Today I bid a fond farewell to the game of “this time last year I was…” I had planned on spending my Cambodian thanksgiving eating roast chicken and maybe an apple pie with friends. Instead my only distinct memory of Thanksgiving Day 2008 is of waking up at 2 am and being flooded with relief seeing my dad walk in. The rest is a blur of that six days in the hospital in Singapore: IVs, the attacks on Mumbai and the take-over of the Thai airport on CNN, the cleaning lady who helpfully pointed out that my legs were the color of beet root, the nurses who were always trying to get me to take Tylenol (which, like pretty much everything I ate, I would throw up 15 minutes later) and the doctors who kept promising that my condition would dramatically improve in a day or two.
I spent the month of December reassuring people – that while I had been seriously miserable, I hadn’t been seriously sick, and that dengue would have no lasting effects, that I was fine and that what I experienced was far less dramatic than what most people picture for a med evac. I was so focused on trying to keep a brave face that the emotional force of it had to sneak up on me.
The truth is, I was rooting to be evacuated. Even before I got sick I was at the lowest point of my six month internship, tired and dreading having to balance host family politics in expressing my gratitude and saying my goodbyes. I felt a wave of relief when I heard that my platelets were just too low to stay in Phnom Penh, that I would be on my way to Singapore less than six hours after going in to the SOS clinic. I thought that because I had been so eager to leave Cambodia it wouldn’t hurt. I was surprised, then, to end up in tears trying to talk about the end of my internship, and to have recurring dreams that I was back in Cambodia but couldn’t find the neighborhood I had lived in.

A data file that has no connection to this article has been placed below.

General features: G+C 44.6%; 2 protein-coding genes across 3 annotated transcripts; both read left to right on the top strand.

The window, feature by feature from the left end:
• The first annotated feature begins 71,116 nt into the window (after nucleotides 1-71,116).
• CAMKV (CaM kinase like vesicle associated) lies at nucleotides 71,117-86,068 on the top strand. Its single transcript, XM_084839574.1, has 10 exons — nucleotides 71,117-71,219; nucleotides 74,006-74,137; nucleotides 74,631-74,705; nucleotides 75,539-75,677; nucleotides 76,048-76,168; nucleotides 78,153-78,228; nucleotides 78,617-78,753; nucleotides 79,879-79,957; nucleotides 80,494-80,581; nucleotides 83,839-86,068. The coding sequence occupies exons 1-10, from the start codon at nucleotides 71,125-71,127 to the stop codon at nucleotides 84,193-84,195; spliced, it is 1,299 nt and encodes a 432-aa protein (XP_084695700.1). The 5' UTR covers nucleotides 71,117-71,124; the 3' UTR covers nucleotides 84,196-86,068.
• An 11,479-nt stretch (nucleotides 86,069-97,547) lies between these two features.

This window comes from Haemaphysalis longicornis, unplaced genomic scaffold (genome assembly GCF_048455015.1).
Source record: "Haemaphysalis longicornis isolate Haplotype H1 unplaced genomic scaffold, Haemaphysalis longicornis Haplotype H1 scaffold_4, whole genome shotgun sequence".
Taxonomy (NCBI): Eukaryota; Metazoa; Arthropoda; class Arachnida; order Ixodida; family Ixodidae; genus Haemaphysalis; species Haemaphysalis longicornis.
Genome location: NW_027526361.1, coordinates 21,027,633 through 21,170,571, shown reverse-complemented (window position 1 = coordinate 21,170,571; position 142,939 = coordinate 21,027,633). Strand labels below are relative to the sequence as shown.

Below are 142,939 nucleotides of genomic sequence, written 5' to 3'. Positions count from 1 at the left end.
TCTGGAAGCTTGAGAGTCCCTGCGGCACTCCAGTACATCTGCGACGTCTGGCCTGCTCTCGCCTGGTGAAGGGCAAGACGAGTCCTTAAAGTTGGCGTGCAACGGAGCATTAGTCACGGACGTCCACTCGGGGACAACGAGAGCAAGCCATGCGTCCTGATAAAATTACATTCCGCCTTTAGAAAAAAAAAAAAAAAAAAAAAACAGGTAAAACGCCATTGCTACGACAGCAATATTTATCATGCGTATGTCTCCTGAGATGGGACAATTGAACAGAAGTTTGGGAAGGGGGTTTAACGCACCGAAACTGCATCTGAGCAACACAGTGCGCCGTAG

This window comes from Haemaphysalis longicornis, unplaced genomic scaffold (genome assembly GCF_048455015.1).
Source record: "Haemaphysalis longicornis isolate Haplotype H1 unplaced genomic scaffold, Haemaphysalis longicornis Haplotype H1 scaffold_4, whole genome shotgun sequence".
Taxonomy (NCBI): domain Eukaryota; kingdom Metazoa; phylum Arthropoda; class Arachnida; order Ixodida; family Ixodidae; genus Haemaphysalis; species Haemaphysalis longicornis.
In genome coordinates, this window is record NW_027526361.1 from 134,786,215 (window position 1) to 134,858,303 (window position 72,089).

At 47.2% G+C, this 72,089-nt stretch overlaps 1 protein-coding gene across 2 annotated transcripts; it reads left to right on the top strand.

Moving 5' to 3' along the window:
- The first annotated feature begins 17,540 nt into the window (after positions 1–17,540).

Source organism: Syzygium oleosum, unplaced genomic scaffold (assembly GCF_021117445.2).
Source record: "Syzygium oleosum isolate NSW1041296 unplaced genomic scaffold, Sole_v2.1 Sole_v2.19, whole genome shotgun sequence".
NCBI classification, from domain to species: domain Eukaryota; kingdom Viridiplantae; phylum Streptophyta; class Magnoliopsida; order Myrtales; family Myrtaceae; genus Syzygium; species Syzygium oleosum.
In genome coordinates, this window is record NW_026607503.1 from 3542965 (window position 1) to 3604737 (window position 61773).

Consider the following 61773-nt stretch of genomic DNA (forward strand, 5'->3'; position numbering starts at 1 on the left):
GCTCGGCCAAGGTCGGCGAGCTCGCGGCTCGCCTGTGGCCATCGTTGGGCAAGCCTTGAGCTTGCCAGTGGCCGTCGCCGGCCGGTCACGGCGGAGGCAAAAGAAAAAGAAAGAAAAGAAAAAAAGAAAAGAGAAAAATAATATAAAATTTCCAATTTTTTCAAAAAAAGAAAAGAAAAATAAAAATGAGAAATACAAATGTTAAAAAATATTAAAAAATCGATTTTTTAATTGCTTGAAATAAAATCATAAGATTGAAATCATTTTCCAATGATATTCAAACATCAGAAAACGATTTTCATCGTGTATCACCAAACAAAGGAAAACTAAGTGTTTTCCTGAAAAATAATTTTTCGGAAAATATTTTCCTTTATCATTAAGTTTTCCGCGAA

While my fever was over before I got back to the US, dengue lasted longer. After a month of Harry Potter and West Wing I had recovered enough to function at school, but it was months before my physical energy caught up with the rest of me. My hair started falling out in earnest in February, in sufficient quantity for my mother to suggest buying a wig. If I pushed too hard during my last semester I would start to taste the same exhaustion that got me wheelchairs all the way back to Chicago.
Laying in my hospital bed a year ago, I certainly wouldn’t have been able to predict how I’d be spending this Thanksgiving – taking an Amtrak train to central California, with dirt still under my fingernails from harvesting veggies for Thanksgiving dinners for hundreds of people. I can only guess at what part of the world I’ll be in this time next year. But I’m thankful.